The differences in our ‘Sevens’

Our club display at events usually consists of ‘Tourers’; ‘Box Saloons’; the Ruby types and a ‘Big Seven’, a good across-the-range exhibit.  The general public with a casual interest will only see the different body shapes, colours and size.  Anyone with mechanical knowledge will notice many differences, the result of continued development that all manufacturers undertake to keep ahead of the competitors.   

These easily seen changes under the bonnet involve the magneto which came and went; the positions of the starter motor, dynamo and distributor were altered; different carburettors; the size of the fuel tank was increased and its position moved from scuttle to the rear; the diameter and position of the lights; the chromed radiator surround replaced by the enveloping radiator cowl on the ‘Ruby’; the smaller wire wheels and the change to the pressed steel wheels on the ‘Big Seven’.

Engine

chummy eng

In brief conversation with people having a casual interest we mention that ‘Sevens’ have the 747cc engine (left) except the ‘Big Seven’ which has the re-designed 900cc engine (right).  

 

 

big 7 engine

However, making that simple statement does give the impression that the same engine was used for all models from the ‘Chummy’ to the ‘Ruby’.  There were many internal changes to the engine, and the discerning enthusiast is able to look at the outside of an engine and say which ‘Seven’ model it is from. 

 

 

 

Capacity 696cc 747.5cc 747.5cc 747.5cc 900cc
Years 1922 1923 - 29 1929 - 36 1936 1937 - 39
Model(s) All All All Ruby MK2 Big Seven
Bore - mm 54 56 56 56 56.77
Stroke - mm 76 76 76 76 88.90
Compression 5.25:1 5.25:1 5.25:1 5.8:1 6.25:1
Output - bhp 10 10.5 12 17 25
                at RPM 2400 2400 2600 3800 4000
RAC Rating - hp 7.2 7.8 7.8 7.8 7.99

Crankshaft
Bearings 2 2 2 3 3
Diameter 11/8 11/8″ # 15/16 15/16″  ++ 15/16

# the diameter was increased to 15/16 in October 1929.  ++ the centre bearing is 1¾. 

The 747.5cc ‘Chummy’ engine produced 10.5 bhp at 2400 rpm and with modifications to crankshaft and carburetion in late 1929 the output was increased to 12 bhp at 2600 rpm.  Significant changes came with the 3-bearing, higher compression, ‘Ruby MK2’ engine, introduced in June 1936, supplying 17 bhp.  The 900cc engine fitted to the ‘Big Sevens’ in July 1937, and further modified for the ‘Eight’, has larger cylinder dimensions and higher compression to deliver 25 bhp at 4000 rpm. 

Gearbox
The first gearbox was the 3-speed crash box fitted from 1922 to 1932.  The 4-speed box came in September 1932, still without synchromesh.   ‘Twin-top’ synchromesh was introduced on 3rd and 4th gears in August 1933, and the 4-speed box with synchromesh on 2nd, 3rd and 4th came in July 1934, the gearbox being marked ‘2 SYN’.  The overall ratios were also changed.  The ‘Big Seven’ gearbox is also ‘2 SYN’.

Carburettors and Electrical equipment
The detail of the changes is more the interest of the expert rather than for casual conversation.  Austin fitted Zenith carburettors throughout the production of ‘Sevens’ except for some cars in November 1930 were fitted with Amal.   CAV electrical equipment (dynamo, cut-out and switch panel) was fitted from 1922 to 1925 with Lucas equipment fitted from 1926 to 1939.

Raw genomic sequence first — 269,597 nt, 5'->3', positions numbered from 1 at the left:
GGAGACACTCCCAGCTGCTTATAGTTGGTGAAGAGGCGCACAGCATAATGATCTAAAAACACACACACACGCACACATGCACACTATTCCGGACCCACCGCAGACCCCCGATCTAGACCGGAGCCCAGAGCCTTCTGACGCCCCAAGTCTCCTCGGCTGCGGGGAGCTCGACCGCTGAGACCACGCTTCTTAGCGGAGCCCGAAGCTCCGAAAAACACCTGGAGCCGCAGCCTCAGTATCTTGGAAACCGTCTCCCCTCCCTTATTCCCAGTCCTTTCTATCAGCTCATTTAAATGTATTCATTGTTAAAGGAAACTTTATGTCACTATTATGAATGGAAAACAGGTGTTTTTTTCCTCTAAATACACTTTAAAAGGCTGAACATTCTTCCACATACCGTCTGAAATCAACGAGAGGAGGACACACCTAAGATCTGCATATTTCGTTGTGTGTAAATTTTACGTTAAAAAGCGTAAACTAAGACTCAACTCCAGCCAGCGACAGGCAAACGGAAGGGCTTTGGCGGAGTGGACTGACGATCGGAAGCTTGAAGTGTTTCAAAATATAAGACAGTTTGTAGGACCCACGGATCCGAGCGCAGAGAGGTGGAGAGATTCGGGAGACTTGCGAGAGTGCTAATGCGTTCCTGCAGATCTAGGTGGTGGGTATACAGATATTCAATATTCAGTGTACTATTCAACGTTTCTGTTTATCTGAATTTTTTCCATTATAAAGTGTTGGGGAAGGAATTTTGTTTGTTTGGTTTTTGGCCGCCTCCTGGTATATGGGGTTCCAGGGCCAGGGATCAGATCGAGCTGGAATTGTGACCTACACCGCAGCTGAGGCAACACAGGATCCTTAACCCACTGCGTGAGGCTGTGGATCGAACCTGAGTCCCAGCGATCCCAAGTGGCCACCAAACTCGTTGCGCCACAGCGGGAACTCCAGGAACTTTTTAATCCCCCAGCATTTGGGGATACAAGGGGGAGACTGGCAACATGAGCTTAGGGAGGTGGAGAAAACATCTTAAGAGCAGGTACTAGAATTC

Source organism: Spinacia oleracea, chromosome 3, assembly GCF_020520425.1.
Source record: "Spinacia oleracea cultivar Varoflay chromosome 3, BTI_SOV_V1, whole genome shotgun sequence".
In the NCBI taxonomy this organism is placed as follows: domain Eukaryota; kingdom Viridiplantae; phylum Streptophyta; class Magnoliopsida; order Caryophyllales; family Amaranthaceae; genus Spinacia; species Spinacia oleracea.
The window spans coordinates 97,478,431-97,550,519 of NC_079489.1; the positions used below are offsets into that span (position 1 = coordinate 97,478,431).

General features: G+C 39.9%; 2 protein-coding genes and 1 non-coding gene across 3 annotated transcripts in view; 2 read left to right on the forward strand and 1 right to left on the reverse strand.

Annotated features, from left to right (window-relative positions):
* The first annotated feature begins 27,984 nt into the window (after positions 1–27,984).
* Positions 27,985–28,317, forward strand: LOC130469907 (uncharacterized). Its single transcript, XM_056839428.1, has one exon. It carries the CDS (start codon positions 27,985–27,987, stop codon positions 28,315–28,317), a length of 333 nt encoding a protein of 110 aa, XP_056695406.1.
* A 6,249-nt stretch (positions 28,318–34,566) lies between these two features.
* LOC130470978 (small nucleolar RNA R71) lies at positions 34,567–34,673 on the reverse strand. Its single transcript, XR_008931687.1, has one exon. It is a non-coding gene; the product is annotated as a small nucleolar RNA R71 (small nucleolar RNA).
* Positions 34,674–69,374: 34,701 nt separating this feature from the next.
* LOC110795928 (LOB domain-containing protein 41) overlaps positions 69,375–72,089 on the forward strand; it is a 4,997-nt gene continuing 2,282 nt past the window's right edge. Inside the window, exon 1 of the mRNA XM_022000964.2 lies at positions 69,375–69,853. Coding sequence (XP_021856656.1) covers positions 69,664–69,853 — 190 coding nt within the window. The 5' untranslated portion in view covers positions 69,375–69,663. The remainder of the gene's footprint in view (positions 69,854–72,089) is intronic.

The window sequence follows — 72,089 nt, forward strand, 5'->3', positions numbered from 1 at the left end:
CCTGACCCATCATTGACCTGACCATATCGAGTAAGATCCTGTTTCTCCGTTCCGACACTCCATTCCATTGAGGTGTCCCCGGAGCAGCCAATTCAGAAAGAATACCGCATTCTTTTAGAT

Wheels and tyres
From 1922 to March 1926 ‘Staybrite’ centre wire wheels were 26” with 3½” tyres, and were changed to 19” with 3.50 tyres until March 1933 when 17” wheels with 4.00 tyres were fitted until the end of the ‘Ruby’ production.   When the ‘Big Seven’ was introduced in July 1937, it was fitted with pressed steel ‘Easy Clean’ 16” wheels with 4.75 tyres.

Wheelbase and track
From 1922 to October 1931’Sevens’ have a 6’ 3” wheelbase with 3’ 4” front track and 3’ 7” rear track.  The wheelbase was then increased to 6’ 9” with the track at 3’ 4” front and 3’ 7” rear.  The Big Seven has a 7’ 3” wheelbase with 3’ 7⅛” front and 3’ 9” rear tracks.

Wing, Running Boards, Windscreens and Body Lights

running boards 1running bds 2Throughout ‘Seven’ production changes were made to front and rear wings and the running boards.  Between 1922 and 1932 there were ten styles of the rear wing, fifteen of the front wing, and twelve running boards.  From 1923 to 1937 there were sixty-one different windscreens and body lights, ie side and rear windows.
(Photos:  left - 1934 AJ Tourer: right - 1935 Ruby MK1).

 

Weight
As ‘Sevens’ were developed and the length increased, along with all the changes to engines and ancillary equipment, the weigh of the cars increased.  The Tourer ‘Type AD’ of February 1926 weighs 8cwt 56lbs (406.41kg).  The ‘RP’ Box Saloon of October 1932 is 10cwt 2qtr (533.42kg) with the ‘Ruby’ models from July 1934 weighing 12cwt 14lbs (615.97kg).  The ‘Big Seven’ ‘Sixlite’ of July 1937 is 14 cwt 2qtr 20lbs (745.70kg); with the ‘Forlite’ in March 1938 at 14cwt 1qtr (723.92kg).

References:
‘The Austin Seven Source Book’ by Bryan Purves provides detailed information on these differences to enhance our knowledge. 

‘Original Austin Seven’ by Rinsey Mills also has useful descriptive chapters on the changes.

 

This article, written by Doug Castle, originally appeared in CA7C Seven Focus in Aug 2008 pp18-20.

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